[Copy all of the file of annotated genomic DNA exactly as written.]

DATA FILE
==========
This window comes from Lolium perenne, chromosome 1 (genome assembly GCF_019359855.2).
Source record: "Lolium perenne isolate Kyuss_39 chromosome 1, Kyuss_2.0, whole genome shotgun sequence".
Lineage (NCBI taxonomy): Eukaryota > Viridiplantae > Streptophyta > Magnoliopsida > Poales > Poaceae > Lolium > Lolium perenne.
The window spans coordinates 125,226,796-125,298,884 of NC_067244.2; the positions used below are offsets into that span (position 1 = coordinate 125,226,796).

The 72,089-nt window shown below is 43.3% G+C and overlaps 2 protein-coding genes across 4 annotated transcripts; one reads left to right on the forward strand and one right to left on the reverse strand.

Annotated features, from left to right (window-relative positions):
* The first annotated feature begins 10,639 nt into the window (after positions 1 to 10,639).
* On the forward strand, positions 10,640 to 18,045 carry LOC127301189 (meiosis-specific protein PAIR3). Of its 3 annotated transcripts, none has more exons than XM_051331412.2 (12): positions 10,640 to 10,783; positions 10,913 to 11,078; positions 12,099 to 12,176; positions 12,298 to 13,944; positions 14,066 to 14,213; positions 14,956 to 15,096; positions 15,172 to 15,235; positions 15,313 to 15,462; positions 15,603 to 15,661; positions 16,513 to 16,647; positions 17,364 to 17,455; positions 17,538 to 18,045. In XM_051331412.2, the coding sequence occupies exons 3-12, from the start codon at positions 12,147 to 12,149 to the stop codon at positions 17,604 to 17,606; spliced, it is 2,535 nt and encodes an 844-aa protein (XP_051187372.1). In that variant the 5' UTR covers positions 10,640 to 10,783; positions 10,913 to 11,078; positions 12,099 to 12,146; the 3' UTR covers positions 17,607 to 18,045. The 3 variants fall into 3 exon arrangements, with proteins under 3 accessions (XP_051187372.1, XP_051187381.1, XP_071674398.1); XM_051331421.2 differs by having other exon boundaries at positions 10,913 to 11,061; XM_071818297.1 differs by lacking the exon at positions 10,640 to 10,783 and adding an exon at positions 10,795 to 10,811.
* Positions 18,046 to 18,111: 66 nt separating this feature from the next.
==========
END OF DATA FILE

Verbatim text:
This window comes from Lolium perenne, chromosome 1 (genome assembly GCF_019359855.2).
Source record: "Lolium perenne isolate Kyuss_39 chromosome 1, Kyuss_2.0, whole genome shotgun sequence".
Lineage (NCBI taxonomy): Eukaryota > Viridiplantae > Streptophyta > Magnoliopsida > Poales > Poaceae > Lolium > Lolium perenne.
The window spans coordinates 125,226,796-125,298,884 of NC_067244.2; the positions used below are offsets into that span (position 1 = coordinate 125,226,796).

The 72,089-nt window shown below is 43.3% G+C and overlaps 2 protein-coding genes across 4 annotated transcripts; one reads left to right on the forward strand and one right to left on the reverse strand.

Annotated features, from left to right (window-relative positions):
* The first annotated feature begins 10,639 nt into the window (after positions 1 to 10,639).
* On the forward strand, positions 10,640 to 18,045 carry LOC127301189 (meiosis-specific protein PAIR3). Of its 3 annotated transcripts, none has more exons than XM_051331412.2 (12): positions 10,640 to 10,783; positions 10,913 to 11,078; positions 12,099 to 12,176; positions 12,298 to 13,944; positions 14,066 to 14,213; positions 14,956 to 15,096; positions 15,172 to 15,235; positions 15,313 to 15,462; positions 15,603 to 15,661; positions 16,513 to 16,647; positions 17,364 to 17,455; positions 17,538 to 18,045. In XM_051331412.2, the coding sequence occupies exons 3-12, from the start codon at positions 12,147 to 12,149 to the stop codon at positions 17,604 to 17,606; spliced, it is 2,535 nt and encodes an 844-aa protein (XP_051187372.1). In that variant the 5' UTR covers positions 10,640 to 10,783; positions 10,913 to 11,078; positions 12,099 to 12,146; the 3' UTR covers positions 17,607 to 18,045. The 3 variants fall into 3 exon arrangements, with proteins under 3 accessions (XP_051187372.1, XP_051187381.1, XP_071674398.1); XM_051331421.2 differs by having other exon boundaries at positions 10,913 to 11,061; XM_071818297.1 differs by lacking the exon at positions 10,640 to 10,783 and adding an exon at positions 10,795 to 10,811.
* Positions 18,046 to 18,111: 66 nt separating this feature from the next.